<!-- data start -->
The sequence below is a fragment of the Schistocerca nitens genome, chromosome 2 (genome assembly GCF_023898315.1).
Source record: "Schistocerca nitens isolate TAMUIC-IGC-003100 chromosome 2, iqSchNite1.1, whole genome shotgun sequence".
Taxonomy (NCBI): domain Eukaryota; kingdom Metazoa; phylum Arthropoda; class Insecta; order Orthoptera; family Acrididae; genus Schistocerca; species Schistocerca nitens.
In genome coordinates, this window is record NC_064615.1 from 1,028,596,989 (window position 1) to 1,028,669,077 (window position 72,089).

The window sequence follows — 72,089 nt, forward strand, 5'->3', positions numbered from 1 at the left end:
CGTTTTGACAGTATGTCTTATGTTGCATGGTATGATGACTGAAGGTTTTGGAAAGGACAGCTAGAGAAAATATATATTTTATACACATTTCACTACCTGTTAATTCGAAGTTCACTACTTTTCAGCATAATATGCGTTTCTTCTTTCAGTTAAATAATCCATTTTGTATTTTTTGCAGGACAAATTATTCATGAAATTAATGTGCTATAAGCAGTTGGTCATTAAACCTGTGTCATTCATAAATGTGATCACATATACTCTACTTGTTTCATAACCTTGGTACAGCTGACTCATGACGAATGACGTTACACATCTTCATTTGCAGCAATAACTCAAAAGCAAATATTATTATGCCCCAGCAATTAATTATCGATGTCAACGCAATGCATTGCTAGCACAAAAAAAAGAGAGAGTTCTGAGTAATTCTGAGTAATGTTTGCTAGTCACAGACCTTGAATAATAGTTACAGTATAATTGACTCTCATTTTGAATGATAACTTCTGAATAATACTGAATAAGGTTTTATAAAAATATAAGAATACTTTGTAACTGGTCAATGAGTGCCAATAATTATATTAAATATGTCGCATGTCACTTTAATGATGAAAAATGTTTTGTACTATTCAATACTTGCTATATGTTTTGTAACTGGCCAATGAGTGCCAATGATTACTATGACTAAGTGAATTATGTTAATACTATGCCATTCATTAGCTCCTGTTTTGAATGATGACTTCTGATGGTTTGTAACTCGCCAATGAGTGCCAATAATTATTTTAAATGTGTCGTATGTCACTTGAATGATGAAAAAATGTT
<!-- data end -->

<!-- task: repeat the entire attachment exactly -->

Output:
The sequence below is a fragment of the Schistocerca nitens genome, chromosome 2 (genome assembly GCF_023898315.1).
Source record: "Schistocerca nitens isolate TAMUIC-IGC-003100 chromosome 2, iqSchNite1.1, whole genome shotgun sequence".
Taxonomy (NCBI): domain Eukaryota; kingdom Metazoa; phylum Arthropoda; class Insecta; order Orthoptera; family Acrididae; genus Schistocerca; species Schistocerca nitens.
In genome coordinates, this window is record NC_064615.1 from 1,028,596,989 (window position 1) to 1,028,669,077 (window position 72,089).

The window sequence follows — 72,089 nt, forward strand, 5'->3', positions numbered from 1 at the left end:
CGTTTTGACAGTATGTCTTATGTTGCATGGTATGATGACTGAAGGTTTTGGAAAGGACAGCTAGAGAAAATATATATTTTATACACATTTCACTACCTGTTAATTCGAAGTTCACTACTTTTCAGCATAATATGCGTTTCTTCTTTCAGTTAAATAATCCATTTTGTATTTTTTGCAGGACAAATTATTCATGAAATTAATGTGCTATAAGCAGTTGGTCATTAAACCTGTGTCATTCATAAATGTGATCACATATACTCTACTTGTTTCATAACCTTGGTACAGCTGACTCATGACGAATGACGTTACACATCTTCATTTGCAGCAATAACTCAAAAGCAAATATTATTATGCCCCAGCAATTAATTATCGATGTCAACGCAATGCATTGCTAGCACAAAAAAAAGAGAGAGTTCTGAGTAATTCTGAGTAATGTTTGCTAGTCACAGACCTTGAATAATAGTTACAGTATAATTGACTCTCATTTTGAATGATAACTTCTGAATAATACTGAATAAGGTTTTATAAAAATATAAGAATACTTTGTAACTGGTCAATGAGTGCCAATAATTATATTAAATATGTCGCATGTCACTTTAATGATGAAAAATGTTTTGTACTATTCAATACTTGCTATATGTTTTGTAACTGGCCAATGAGTGCCAATGATTACTATGACTAAGTGAATTATGTTAATACTATGCCATTCATTAGCTCCTGTTTTGAATGATGACTTCTGATGGTTTGTAACTCGCCAATGAGTGCCAATAATTATTTTAAATGTGTCGTATGTCACTTGAATGATGAAAAAATGTT